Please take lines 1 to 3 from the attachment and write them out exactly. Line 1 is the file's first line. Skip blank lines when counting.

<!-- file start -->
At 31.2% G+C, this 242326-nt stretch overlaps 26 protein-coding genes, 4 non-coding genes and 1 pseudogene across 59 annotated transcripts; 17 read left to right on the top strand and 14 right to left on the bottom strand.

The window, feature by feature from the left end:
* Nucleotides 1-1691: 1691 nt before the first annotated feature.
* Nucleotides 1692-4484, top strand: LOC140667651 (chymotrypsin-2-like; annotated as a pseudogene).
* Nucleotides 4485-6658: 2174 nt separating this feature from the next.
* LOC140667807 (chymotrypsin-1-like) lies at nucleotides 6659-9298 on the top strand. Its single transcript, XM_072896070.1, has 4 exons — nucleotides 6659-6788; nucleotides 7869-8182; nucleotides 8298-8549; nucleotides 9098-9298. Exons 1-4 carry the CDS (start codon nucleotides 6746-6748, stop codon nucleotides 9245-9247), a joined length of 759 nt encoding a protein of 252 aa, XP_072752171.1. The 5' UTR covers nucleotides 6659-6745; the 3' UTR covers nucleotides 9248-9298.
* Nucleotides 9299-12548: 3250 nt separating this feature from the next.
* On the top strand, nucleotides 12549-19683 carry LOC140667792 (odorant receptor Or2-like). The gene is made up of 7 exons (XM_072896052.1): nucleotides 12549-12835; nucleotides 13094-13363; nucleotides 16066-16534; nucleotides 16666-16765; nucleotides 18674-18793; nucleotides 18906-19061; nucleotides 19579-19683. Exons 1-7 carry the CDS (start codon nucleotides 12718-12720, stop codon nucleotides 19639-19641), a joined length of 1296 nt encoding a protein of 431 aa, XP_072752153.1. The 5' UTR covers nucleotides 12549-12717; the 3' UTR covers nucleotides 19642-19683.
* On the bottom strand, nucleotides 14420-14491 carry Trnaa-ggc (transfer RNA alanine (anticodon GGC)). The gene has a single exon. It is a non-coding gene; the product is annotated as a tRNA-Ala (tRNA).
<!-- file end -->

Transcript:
At 31.2% G+C, this 242326-nt stretch overlaps 26 protein-coding genes, 4 non-coding genes and 1 pseudogene across 59 annotated transcripts; 17 read left to right on the top strand and 14 right to left on the bottom strand.

The window, feature by feature from the left end:
* Nucleotides 1-1691: 1691 nt before the first annotated feature.